Total Unitrust Distribution






$ 53,700



a This amount represents 9/14ths of the $12,000 net rental loss.
b This amount represents 5/14ths of the $12,000 net rental loss.
c The short-term capital loss is first allocated to the 28% tax rate class to the extent of that class.
d The remainder of the short-term capital loss is allocated to the Unrecaptured §1250 tax rate class.
e The transitional rules applicable to qualified 5-year gains require that this full amount be reported as qualified 5-year gains. The $600 current year gain amount is added to the $500 qualified 5-year gain carryforward amount because it was realized before May 6, 2003. The resulting $1,100 total amount is used to characterize the final $950 of uncharacterized unitrust amount as qualified 5-year gains (because it was distributed in 2003). The $150 balance in the qualified 5-year gains tax rate class is carried forward to 2004 as qualified 5-year gains. If distributed after 2003 and before JGTRRA sunsets on December 31, 2008, this $150 balance will be reported on Schedule K-1 as "Other long-term capital gains" subject to the 15% rate.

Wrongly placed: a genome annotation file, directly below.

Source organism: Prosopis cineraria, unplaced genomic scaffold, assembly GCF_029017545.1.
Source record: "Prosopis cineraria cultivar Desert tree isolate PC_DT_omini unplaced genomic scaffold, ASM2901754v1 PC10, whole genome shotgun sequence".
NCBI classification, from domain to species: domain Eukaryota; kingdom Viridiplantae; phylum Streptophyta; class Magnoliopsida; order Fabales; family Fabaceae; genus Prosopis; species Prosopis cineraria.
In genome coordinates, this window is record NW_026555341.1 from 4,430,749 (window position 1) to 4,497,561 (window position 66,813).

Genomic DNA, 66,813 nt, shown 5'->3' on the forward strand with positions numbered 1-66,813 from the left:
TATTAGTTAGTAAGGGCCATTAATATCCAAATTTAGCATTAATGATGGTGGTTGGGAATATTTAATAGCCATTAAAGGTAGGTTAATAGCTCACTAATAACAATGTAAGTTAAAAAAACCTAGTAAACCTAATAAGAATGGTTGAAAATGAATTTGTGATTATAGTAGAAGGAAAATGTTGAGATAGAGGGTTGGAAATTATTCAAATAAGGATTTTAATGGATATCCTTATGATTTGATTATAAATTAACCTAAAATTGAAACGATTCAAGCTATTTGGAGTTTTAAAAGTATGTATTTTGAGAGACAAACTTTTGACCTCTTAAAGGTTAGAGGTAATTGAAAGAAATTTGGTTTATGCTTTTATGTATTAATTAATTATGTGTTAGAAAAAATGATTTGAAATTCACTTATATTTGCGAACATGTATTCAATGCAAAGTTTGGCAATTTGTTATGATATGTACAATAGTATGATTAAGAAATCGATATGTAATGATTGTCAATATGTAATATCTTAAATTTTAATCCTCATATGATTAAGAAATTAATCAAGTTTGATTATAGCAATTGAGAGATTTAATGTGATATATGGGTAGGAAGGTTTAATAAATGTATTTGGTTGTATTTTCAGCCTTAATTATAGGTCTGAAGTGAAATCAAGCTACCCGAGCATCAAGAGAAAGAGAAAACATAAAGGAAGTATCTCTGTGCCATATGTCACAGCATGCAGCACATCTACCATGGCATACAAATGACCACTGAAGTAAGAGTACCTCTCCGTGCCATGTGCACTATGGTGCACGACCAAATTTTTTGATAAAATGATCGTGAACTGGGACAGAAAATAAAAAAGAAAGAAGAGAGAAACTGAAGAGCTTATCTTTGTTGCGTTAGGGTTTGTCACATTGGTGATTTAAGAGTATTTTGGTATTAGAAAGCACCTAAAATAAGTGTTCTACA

¿ For purposes of this illustration the potential passive character of this loss is ignored.

Are There Any Surprises?

There are no real surprises in these rules. Essentially they carry on the same rules with which we have become familiar over the past 30 years. They do address the immediate need to have guidance with respect to qualified dividend income and the repeal of 5-year qualified gains. Furthermore, they create a structure that should alleviate the need to continue to provide guidance every time Congress tinkers with tax rates.